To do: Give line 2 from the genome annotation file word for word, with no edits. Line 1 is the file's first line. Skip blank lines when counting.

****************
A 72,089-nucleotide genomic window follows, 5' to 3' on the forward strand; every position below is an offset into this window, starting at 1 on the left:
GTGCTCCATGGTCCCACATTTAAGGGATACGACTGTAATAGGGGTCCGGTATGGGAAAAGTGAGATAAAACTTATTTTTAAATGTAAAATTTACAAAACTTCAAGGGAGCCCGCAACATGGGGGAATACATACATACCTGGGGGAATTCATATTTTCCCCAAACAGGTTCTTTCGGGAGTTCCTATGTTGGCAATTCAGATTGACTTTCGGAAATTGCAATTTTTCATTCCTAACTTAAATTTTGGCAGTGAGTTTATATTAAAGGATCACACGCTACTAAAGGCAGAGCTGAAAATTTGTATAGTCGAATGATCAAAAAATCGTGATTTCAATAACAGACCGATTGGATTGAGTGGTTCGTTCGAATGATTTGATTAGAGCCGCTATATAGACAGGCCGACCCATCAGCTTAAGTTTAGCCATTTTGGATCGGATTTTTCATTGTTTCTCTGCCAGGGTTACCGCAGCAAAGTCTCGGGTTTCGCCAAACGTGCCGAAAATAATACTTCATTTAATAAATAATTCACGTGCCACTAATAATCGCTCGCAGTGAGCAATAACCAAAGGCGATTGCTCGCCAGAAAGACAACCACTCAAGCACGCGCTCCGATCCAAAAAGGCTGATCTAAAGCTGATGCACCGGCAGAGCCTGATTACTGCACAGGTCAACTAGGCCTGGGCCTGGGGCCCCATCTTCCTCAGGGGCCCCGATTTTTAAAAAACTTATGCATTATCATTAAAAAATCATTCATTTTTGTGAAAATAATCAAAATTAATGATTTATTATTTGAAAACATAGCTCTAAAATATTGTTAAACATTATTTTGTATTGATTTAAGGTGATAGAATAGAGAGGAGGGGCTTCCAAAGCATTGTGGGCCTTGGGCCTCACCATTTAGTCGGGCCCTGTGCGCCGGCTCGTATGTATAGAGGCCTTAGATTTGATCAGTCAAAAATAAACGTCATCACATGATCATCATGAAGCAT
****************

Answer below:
GTGCTCCATGGTCCCACATTTAAGGGATACGACTGTAATAGGGGTCCGGTATGGGAAAAGTGAGATAAAACTTATTTTTAAATGTAAAATTTACAAAACTTCAAGGGAGCCCGCAACATGGGGGAATACATACATACCTGGGGGAATTCATATTTTCCCCAAACAGGTTCTTTCGGGAGTTCCTATGTTGGCAATTCAGATTGACTTTCGGAAATTGCAATTTTTCATTCCTAACTTAAATTTTGGCAGTGAGTTTATATTAAAGGATCACACGCTACTAAAGGCAGAGCTGAAAATTTGTATAGTCGAATGATCAAAAAATCGTGATTTCAATAACAGACCGATTGGATTGAGTGGTTCGTTCGAATGATTTGATTAGAGCCGCTATATAGACAGGCCGACCCATCAGCTTAAGTTTAGCCATTTTGGATCGGATTTTTCATTGTTTCTCTGCCAGGGTTACCGCAGCAAAGTCTCGGGTTTCGCCAAACGTGCCGAAAATAATACTTCATTTAATAAATAATTCACGTGCCACTAATAATCGCTCGCAGTGAGCAATAACCAAAGGCGATTGCTCGCCAGAAAGACAACCACTCAAGCACGCGCTCCGATCCAAAAAGGCTGATCTAAAGCTGATGCACCGGCAGAGCCTGATTACTGCACAGGTCAACTAGGCCTGGGCCTGGGGCCCCATCTTCCTCAGGGGCCCCGATTTTTAAAAAACTTATGCATTATCATTAAAAAATCATTCATTTTTGTGAAAATAATCAAAATTAATGATTTATTATTTGAAAACATAGCTCTAAAATATTGTTAAACATTATTTTGTATTGATTTAAGGTGATAGAATAGAGAGGAGGGGCTTCCAAAGCATTGTGGGCCTTGGGCCTCACCATTTAGTCGGGCCCTGTGCGCCGGCTCGTATGTATAGAGGCCTTAGATTTGATCAGTCAAAAATAAACGTCATCACATGATCATCATGAAGCAT